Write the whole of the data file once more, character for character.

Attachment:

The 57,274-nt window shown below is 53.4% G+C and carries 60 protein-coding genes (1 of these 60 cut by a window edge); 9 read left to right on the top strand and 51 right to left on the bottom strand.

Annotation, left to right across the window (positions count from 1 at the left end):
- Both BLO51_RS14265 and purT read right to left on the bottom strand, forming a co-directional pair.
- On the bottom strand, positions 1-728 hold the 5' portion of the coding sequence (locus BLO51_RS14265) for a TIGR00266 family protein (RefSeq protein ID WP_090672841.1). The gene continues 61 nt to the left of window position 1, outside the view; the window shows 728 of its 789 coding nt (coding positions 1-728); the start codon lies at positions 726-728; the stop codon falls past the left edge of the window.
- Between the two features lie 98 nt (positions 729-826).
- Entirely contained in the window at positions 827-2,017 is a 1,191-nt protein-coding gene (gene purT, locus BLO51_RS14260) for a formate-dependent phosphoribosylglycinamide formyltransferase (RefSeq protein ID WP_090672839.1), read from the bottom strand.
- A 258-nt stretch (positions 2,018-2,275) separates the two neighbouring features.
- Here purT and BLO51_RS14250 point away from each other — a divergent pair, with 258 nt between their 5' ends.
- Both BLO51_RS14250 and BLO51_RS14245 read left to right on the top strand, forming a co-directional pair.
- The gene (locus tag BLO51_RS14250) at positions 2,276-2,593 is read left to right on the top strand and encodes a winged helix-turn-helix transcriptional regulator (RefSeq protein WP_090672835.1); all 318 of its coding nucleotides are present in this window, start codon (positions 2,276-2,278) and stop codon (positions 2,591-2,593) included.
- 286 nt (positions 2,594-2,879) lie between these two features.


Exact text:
The 57,274-nt window shown below is 53.4% G+C and carries 60 protein-coding genes (1 of these 60 cut by a window edge); 9 read left to right on the top strand and 51 right to left on the bottom strand.

Annotation, left to right across the window (positions count from 1 at the left end):
- Both BLO51_RS14265 and purT read right to left on the bottom strand, forming a co-directional pair.
- On the bottom strand, positions 1-728 hold the 5' portion of the coding sequence (locus BLO51_RS14265) for a TIGR00266 family protein (RefSeq protein ID WP_090672841.1). The gene continues 61 nt to the left of window position 1, outside the view; the window shows 728 of its 789 coding nt (coding positions 1-728); the start codon lies at positions 726-728; the stop codon falls past the left edge of the window.
- Between the two features lie 98 nt (positions 729-826).
- Entirely contained in the window at positions 827-2,017 is a 1,191-nt protein-coding gene (gene purT, locus BLO51_RS14260) for a formate-dependent phosphoribosylglycinamide formyltransferase (RefSeq protein ID WP_090672839.1), read from the bottom strand.
- A 258-nt stretch (positions 2,018-2,275) separates the two neighbouring features.
- Here purT and BLO51_RS14250 point away from each other — a divergent pair, with 258 nt between their 5' ends.
- Both BLO51_RS14250 and BLO51_RS14245 read left to right on the top strand, forming a co-directional pair.
- The gene (locus tag BLO51_RS14250) at positions 2,276-2,593 is read left to right on the top strand and encodes a winged helix-turn-helix transcriptional regulator (RefSeq protein WP_090672835.1); all 318 of its coding nucleotides are present in this window, start codon (positions 2,276-2,278) and stop codon (positions 2,591-2,593) included.
- 286 nt (positions 2,594-2,879) lie between these two features.